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John Calvin puts forward a very simple reason why love is the greatest gift: “Because faith and hope are our own: love is diffused among others.” In other words, faith and hope benefit the possessor, but love always benefits another. In John 13:34–35 Jesus says, “A new command I give you: Love one another. As I have loved you, so you must love one another. By this everyone will know that you are my disciples, if you love one another.” Love always requires an “other” as an object; love cannot remain within itself, and that is part of what makes love the greatest gift.
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God Didn’t Call Someone Else to Preach to Your Church

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A church in Colorado recently posted a job listing that created a buzz.

They were searching for a preacher who would memorize and repeat sermons preached by famous communicators, such as Steven Furtick. When you listen to certain preachers, they argued, you “feel like you were fed.” So why not try to replicate their preaching?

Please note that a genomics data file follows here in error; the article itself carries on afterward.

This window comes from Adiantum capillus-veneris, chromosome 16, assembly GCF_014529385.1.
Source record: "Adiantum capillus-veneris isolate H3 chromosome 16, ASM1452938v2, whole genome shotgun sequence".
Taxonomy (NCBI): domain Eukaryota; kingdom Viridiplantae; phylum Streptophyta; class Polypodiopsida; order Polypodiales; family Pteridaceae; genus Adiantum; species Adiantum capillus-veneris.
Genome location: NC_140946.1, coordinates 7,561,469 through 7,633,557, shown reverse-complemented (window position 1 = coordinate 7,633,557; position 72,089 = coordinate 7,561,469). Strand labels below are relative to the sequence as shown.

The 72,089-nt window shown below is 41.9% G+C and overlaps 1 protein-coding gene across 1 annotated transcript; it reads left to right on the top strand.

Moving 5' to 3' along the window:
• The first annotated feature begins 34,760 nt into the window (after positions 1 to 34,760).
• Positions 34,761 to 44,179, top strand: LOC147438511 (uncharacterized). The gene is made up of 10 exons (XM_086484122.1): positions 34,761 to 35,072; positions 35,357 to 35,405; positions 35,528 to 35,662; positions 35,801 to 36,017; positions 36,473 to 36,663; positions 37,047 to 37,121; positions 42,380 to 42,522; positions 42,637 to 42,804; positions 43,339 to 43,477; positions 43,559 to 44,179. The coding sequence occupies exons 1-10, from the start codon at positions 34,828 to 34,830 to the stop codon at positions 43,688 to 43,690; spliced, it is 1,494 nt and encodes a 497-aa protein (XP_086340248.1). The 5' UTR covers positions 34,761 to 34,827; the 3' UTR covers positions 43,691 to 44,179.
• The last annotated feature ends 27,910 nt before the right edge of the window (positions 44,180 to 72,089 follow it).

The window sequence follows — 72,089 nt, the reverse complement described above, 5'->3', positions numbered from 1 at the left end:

While their proposal is unorthodox, it’s simply the logical (if extreme) outworking of an assumption that permeates many churches today. Namely, that what a church primarily needs from their pastor is a certain communication style.

And it is an assumption to which church-planting pastors are particularly susceptible.

Danger of Comparison

As we battle the insecurity that so often accompanies church planting, it’s almost impossible not to compare ourselves to other preachers and their successes (or, at least, perceived successes).

Almost daily we’re exposed to the preaching “greats,” whether by podcast or sermon clips on social media, and we can’t help but evaluate our latest offering in light of those we hear online. We want to listen to be edified, but sometimes we just end up discouraged.

As we battle the insecurity that so often accompanies church planting, it’s almost impossible not to compare ourselves to other preachers and their successes.

Then we begin to believe the lie that led to the job listing: in order to be good, you need to preach like “that guy.” His effectiveness must lie in his cadence or charisma, we assume—certain speech patterns or mannerisms that naturally yield a desired outcome.

I need to be funnier, like he is . . . I should show more passion, like he does . . . I really ought to [fill in the blank].

Of course, there’s nothing wrong with laboring to develop as a preacher; and as church planters, preaching development must remain a priority. And part of this development includes learning from others, especially those whom God has gifted. But learning does not entail mimicking.

Trying to parrot other preachers undermines both our faithfulness to and effectiveness in the pulpit. So here are two encouragements to remember when the temptation to parrot arises.

1. Preaching is not less than communicating. But it is more.